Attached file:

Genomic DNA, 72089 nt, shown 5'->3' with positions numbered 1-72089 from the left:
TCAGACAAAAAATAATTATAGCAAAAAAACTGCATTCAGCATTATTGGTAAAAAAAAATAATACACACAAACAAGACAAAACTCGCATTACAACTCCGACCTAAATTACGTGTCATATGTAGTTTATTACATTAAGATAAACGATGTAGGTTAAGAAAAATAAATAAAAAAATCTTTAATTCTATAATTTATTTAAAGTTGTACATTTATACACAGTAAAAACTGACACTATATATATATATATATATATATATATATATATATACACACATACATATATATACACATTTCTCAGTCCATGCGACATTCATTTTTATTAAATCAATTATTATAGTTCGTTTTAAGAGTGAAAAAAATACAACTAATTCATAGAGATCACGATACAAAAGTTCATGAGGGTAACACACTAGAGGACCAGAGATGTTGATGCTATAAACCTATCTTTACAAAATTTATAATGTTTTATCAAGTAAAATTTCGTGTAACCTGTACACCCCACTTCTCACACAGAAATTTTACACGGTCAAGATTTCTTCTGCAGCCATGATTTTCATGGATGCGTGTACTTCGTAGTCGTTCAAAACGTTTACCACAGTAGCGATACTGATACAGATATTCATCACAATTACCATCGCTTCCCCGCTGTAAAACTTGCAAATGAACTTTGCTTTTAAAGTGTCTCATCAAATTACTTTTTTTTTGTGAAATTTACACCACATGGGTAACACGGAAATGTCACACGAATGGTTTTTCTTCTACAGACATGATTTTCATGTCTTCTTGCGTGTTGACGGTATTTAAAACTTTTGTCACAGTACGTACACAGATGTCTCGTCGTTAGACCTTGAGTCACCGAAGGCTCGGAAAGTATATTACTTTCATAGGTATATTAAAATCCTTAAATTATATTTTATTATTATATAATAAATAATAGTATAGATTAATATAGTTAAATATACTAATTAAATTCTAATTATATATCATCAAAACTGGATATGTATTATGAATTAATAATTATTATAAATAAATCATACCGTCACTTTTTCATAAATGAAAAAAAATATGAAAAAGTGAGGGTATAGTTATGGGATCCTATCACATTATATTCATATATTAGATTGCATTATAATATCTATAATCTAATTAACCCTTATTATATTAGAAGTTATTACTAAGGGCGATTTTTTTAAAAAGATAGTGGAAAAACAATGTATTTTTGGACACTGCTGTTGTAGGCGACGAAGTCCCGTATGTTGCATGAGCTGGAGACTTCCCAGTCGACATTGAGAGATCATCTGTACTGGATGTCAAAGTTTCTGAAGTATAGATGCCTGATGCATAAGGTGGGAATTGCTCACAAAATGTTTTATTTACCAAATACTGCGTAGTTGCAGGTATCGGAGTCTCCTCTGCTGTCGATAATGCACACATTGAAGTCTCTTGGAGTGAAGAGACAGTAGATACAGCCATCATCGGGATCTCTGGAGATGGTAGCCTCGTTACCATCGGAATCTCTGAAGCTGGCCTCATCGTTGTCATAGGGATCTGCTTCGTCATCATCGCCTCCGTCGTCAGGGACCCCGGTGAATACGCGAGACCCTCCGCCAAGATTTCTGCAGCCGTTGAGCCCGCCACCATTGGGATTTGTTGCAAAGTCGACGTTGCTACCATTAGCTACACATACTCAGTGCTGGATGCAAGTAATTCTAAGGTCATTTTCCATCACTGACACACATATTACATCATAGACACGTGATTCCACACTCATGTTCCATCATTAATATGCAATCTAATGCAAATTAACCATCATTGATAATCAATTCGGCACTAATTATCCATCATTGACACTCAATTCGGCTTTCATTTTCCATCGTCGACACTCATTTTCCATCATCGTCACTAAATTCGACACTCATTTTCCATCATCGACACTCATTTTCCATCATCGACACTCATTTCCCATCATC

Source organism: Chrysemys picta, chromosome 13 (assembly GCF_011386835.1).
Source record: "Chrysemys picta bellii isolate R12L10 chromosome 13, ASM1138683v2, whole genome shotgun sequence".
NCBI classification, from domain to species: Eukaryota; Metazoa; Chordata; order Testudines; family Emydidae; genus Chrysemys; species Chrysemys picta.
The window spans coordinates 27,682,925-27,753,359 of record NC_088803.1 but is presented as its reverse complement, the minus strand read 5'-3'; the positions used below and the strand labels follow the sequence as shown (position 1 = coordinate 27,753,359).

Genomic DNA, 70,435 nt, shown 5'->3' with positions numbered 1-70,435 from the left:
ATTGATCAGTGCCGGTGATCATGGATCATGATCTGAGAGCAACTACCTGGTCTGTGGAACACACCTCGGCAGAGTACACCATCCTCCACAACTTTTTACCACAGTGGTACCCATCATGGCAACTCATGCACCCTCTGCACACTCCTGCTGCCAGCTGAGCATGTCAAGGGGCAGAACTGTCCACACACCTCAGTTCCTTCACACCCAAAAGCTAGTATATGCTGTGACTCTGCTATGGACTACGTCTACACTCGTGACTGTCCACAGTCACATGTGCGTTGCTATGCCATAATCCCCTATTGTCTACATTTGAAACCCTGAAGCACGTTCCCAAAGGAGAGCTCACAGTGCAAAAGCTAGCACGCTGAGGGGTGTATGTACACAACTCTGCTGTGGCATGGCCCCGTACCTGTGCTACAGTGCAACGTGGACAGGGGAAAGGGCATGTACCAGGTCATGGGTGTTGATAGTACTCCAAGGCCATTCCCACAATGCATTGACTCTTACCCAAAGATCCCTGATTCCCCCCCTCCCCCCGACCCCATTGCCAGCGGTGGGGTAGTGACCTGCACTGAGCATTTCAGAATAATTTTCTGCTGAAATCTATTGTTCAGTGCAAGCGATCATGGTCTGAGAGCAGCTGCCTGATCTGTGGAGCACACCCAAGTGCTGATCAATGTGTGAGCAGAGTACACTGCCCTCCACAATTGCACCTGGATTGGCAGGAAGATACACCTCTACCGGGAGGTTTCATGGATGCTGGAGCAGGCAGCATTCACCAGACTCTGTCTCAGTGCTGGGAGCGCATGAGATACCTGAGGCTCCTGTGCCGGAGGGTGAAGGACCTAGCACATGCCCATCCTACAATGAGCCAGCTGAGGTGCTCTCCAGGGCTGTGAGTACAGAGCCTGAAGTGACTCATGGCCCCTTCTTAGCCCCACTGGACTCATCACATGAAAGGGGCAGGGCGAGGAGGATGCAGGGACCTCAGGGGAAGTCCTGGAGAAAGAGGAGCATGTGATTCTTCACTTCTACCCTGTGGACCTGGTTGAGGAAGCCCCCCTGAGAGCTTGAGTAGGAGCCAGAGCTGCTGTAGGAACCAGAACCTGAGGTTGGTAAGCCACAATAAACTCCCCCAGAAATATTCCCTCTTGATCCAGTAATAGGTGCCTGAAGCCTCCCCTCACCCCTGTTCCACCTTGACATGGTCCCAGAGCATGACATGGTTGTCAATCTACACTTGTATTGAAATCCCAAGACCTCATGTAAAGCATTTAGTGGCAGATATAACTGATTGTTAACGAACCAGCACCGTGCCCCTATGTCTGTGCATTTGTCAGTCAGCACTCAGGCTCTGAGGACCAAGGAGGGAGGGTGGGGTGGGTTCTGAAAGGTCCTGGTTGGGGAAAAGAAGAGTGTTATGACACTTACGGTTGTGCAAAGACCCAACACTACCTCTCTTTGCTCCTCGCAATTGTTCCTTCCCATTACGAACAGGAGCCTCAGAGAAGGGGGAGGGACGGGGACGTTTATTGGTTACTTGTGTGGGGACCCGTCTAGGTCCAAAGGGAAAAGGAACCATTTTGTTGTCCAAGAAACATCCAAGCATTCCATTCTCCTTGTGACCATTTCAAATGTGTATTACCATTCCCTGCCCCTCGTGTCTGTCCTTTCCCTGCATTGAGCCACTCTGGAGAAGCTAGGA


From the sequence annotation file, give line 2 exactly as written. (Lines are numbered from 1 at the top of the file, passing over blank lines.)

TCAGACAAAAAATAATTATAGCAAAAAAACTGCATTCAGCATTATTGGTAAAAAAAAATAATACACACAAACAAGACAAAACTCGCATTACAACTCCGACCTAAATTACGTGTCATATGTAGTTTATTACATTAAGATAAACGATGTAGGTTAAGAAAAATAAATAAAAAAATCTTTAATTCTATAATTTATTTAAAGTTGTACATTTATACACAGTAAAAACTGACACTATATATATATATATATATATATATATATATATATACACACATACATATATATACACATTTCTCAGTCCATGCGACATTCATTTTTATTAAATCAATTATTATAGTTCGTTTTAAGAGTGAAAAAAATACAACTAATTCATAGAGATCACGATACAAAAGTTCATGAGGGTAACACACTAGAGGACCAGAGATGTTGATGCTATAAACCTATCTTTACAAAATTTATAATGTTTTATCAAGTAAAATTTCGTGTAACCTGTACACCCCACTTCTCACACAGAAATTTTACACGGTCAAGATTTCTTCTGCAGCCATGATTTTCATGGATGCGTGTACTTCGTAGTCGTTCAAAACGTTTACCACAGTAGCGATACTGATACAGATATTCATCACAATTACCATCGCTTCCCCGCTGTAAAACTTGCAAATGAACTTTGCTTTTAAAGTGTCTCATCAAATTACTTTTTTTTTGTGAAATTTACACCACATGGGTAACACGGAAATGTCACACGAATGGTTTTTCTTCTACAGACATGATTTTCATGTCTTCTTGCGTGTTGACGGTATTTAAAACTTTTGTCACAGTACGTACACAGATGTCTCGTCGTTAGACCTTGAGTCACCGAAGGCTCGGAAAGTATATTACTTTCATAGGTATATTAAAATCCTTAAATTATATTTTATTATTATATAATAAATAATAGTATAGATTAATATAGTTAAATATACTAATTAAATTCTAATTATATATCATCAAAACTGGATATGTATTATGAATTAATAATTATTATAAATAAATCATACCGTCACTTTTTCATAAATGAAAAAAAATATGAAAAAGTGAGGGTATAGTTATGGGATCCTATCACATTATATTCATATATTAGATTGCATTATAATATCTATAATCTAATTAACCCTTATTATATTAGAAGTTATTACTAAGGGCGATTTTTTTAAAAAGATAGTGGAAAAACAATGTATTTTTGGACACTGCTGTTGTAGGCGACGAAGTCCCGTATGTTGCATGAGCTGGAGACTTCCCAGTCGACATTGAGAGATCATCTGTACTGGATGTCAAAGTTTCTGAAGTATAGATGCCTGATGCATAAGGTGGGAATTGCTCACAAAATGTTTTATTTACCAAATACTGCGTAGTTGCAGGTATCGGAGTCTCCTCTGCTGTCGATAATGCACACATTGAAGTCTCTTGGAGTGAAGAGACAGTAGATACAGCCATCATCGGGATCTCTGGAGATGGTAGCCTCGTTACCATCGGAATCTCTGAAGCTGGCCTCATCGTTGTCATAGGGATCTGCTTCGTCATCATCGCCTCCGTCGTCAGGGACCCCGGTGAATACGCGAGACCCTCCGCCAAGATTTCTGCAGCCGTTGAGCCCGCCACCATTGGGATTTGTTGCAAAGTCGACGTTGCTACCATTAGCTACACATACTCAGTGCTGGATGCAAGTAATTCTAAGGTCATTTTCCATCACTGACACACATATTACATCATAGACACGTGATTCCACACTCATGTTCCATCATTAATATGCAATCTAATGCAAATTAACCATCATTGATAATCAATTCGGCACTAATTATCCATCATTGACACTCAATTCGGCTTTCATTTTCCATCGTCGACACTCATTTTCCATCATCGTCACTAAATTCGACACTCATTTTCCATCATCGACACTCATTTTCCATCATCGACACTCATTTCCCATCATC